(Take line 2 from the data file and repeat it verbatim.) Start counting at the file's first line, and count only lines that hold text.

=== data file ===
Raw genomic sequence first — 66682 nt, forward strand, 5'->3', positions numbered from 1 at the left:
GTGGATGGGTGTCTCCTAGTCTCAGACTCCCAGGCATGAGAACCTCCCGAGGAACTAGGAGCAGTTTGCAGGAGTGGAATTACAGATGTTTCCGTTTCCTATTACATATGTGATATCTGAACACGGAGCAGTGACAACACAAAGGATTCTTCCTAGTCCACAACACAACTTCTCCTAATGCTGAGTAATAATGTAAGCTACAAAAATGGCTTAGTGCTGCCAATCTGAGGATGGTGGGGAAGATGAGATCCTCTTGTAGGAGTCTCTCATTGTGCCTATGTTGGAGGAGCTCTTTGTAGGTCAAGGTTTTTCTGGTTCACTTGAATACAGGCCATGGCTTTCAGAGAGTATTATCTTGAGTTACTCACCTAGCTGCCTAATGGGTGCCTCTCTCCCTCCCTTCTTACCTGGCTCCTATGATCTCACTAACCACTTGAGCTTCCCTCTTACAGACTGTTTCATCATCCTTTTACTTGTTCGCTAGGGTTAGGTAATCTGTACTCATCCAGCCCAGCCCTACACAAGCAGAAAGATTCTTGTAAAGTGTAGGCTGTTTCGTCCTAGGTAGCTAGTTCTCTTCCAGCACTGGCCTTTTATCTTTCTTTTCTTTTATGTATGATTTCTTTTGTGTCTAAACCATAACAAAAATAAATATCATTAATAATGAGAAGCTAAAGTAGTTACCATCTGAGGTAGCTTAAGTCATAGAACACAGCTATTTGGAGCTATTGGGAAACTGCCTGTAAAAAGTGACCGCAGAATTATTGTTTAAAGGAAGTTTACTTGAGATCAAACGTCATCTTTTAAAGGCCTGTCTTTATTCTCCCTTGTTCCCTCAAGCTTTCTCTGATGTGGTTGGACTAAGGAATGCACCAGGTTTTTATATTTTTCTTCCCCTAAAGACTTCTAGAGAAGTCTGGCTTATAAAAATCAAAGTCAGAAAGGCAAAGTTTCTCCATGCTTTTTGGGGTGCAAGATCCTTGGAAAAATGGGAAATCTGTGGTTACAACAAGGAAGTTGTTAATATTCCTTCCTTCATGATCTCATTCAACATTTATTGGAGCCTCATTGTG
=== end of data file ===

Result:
GTGGATGGGTGTCTCCTAGTCTCAGACTCCCAGGCATGAGAACCTCCCGAGGAACTAGGAGCAGTTTGCAGGAGTGGAATTACAGATGTTTCCGTTTCCTATTACATATGTGATATCTGAACACGGAGCAGTGACAACACAAAGGATTCTTCCTAGTCCACAACACAACTTCTCCTAATGCTGAGTAATAATGTAAGCTACAAAAATGGCTTAGTGCTGCCAATCTGAGGATGGTGGGGAAGATGAGATCCTCTTGTAGGAGTCTCTCATTGTGCCTATGTTGGAGGAGCTCTTTGTAGGTCAAGGTTTTTCTGGTTCACTTGAATACAGGCCATGGCTTTCAGAGAGTATTATCTTGAGTTACTCACCTAGCTGCCTAATGGGTGCCTCTCTCCCTCCCTTCTTACCTGGCTCCTATGATCTCACTAACCACTTGAGCTTCCCTCTTACAGACTGTTTCATCATCCTTTTACTTGTTCGCTAGGGTTAGGTAATCTGTACTCATCCAGCCCAGCCCTACACAAGCAGAAAGATTCTTGTAAAGTGTAGGCTGTTTCGTCCTAGGTAGCTAGTTCTCTTCCAGCACTGGCCTTTTATCTTTCTTTTCTTTTATGTATGATTTCTTTTGTGTCTAAACCATAACAAAAATAAATATCATTAATAATGAGAAGCTAAAGTAGTTACCATCTGAGGTAGCTTAAGTCATAGAACACAGCTATTTGGAGCTATTGGGAAACTGCCTGTAAAAAGTGACCGCAGAATTATTGTTTAAAGGAAGTTTACTTGAGATCAAACGTCATCTTTTAAAGGCCTGTCTTTATTCTCCCTTGTTCCCTCAAGCTTTCTCTGATGTGGTTGGACTAAGGAATGCACCAGGTTTTTATATTTTTCTTCCCCTAAAGACTTCTAGAGAAGTCTGGCTTATAAAAATCAAAGTCAGAAAGGCAAAGTTTCTCCATGCTTTTTGGGGTGCAAGATCCTTGGAAAAATGGGAAATCTGTGGTTACAACAAGGAAGTTGTTAATATTCCTTCCTTCATGATCTCATTCAACATTTATTGGAGCCTCATTGTG